Chapter 17 Summary
Danny’s funeral becomes a community event. No matter what people thought about Danny when he lived, all of them plan to celebrate his life. He is no longer Danny the scourge of the neighborhood; he is Danny the hero.
Since he had served in the army, Danny is eligible for a military funeral. The government embalms his body at government expense, and a caisson already has been prepared for the parade to the cemetery. This causes all the women to remember him more fondly than they had in life. People clean their finest clothes for the memorial service.
On the second day after Danny’s death, the friends gradually realize their grief, at least once the wine wears off. They also realize that they who had loved Danny the most and had most benefited from his generosity cannot go to the funeral. They have no good clothes to wear. Their shirts and jeans are now even more ripped and tattered because of the wild party. Everyone in Tortilla Flat will attend the funeral except for Danny’s friends.
Pilon suggests that they go out and steal suits. Jesus Maria suggests the Salvation Army, but all they have at the moment are dresses. Tito Ralph arrives, dressed in his finest, but quickly leaves when the friends give him dirty looks. The friends realize that they cannot even cut squid for money in time to earn enough for six suits.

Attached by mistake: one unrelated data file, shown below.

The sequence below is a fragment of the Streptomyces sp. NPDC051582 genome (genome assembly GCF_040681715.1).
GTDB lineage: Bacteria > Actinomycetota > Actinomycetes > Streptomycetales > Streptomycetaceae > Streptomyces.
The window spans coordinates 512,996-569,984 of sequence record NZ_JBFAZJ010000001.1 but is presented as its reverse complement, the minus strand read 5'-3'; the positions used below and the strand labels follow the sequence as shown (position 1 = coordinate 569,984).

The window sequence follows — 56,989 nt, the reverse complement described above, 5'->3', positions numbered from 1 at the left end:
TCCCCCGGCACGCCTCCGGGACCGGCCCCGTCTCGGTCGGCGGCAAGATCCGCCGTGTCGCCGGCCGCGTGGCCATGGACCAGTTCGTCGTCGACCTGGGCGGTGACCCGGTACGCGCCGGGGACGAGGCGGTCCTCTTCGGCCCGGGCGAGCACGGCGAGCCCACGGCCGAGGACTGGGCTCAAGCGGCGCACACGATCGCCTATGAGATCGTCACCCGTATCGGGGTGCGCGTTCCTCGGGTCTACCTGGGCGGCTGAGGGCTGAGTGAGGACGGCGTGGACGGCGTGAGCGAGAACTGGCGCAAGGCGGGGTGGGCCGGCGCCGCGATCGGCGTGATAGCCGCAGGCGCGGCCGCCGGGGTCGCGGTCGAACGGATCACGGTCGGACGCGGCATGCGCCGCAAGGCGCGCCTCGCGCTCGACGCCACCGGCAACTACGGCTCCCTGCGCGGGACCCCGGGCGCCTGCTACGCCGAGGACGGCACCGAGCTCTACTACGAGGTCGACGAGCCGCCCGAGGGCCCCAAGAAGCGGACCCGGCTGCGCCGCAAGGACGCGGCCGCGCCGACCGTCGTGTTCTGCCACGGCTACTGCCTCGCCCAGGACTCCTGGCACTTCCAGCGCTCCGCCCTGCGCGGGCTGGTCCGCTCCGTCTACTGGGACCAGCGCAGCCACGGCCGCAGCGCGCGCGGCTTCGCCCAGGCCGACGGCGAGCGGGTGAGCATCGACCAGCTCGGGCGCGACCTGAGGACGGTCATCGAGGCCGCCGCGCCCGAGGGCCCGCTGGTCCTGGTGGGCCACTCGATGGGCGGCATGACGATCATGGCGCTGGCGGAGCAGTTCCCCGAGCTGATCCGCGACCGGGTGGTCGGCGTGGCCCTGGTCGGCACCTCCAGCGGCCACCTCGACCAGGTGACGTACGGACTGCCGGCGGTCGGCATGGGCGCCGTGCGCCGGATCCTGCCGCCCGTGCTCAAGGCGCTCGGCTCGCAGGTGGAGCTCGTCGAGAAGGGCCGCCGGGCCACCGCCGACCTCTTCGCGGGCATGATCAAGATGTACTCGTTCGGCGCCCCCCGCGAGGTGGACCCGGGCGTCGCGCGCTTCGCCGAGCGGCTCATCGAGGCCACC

Pilon comes up with a solution: They will go to the funeral in what clothes they have, but they will stand on the other side of the street. They realize that this is better than not going.
The day of the funeral proves to be a beautiful day. All of Tortilla Flat goes to the church for the service while the friends wait at the cemetery. They tell stories of Danny as they wait for the cortege. They stand on the curb while Danny is buried with a full military salute.
Afterward, they walk toward Danny’s house. They stop by Torrelli’s, which is empty. Pilon climbs in a window and takes two gallons of wine.
They return to Danny’s house, where they drink the wine. Tito Ralph joins them. Pilon lights a cigar and throws the match away. The match lands on an old newspaper, which catches fire. The friends stand up to stamp it out, but each one pauses. The fire spreads to the wall. Each man separately decides to let it go.
They watch as the fire climbs, smiling as it burns. As the fire trucks approach, the friends leave. The crowds gather to watch the end of Danny’s house. The friends scatter, no two walking together, each one alone.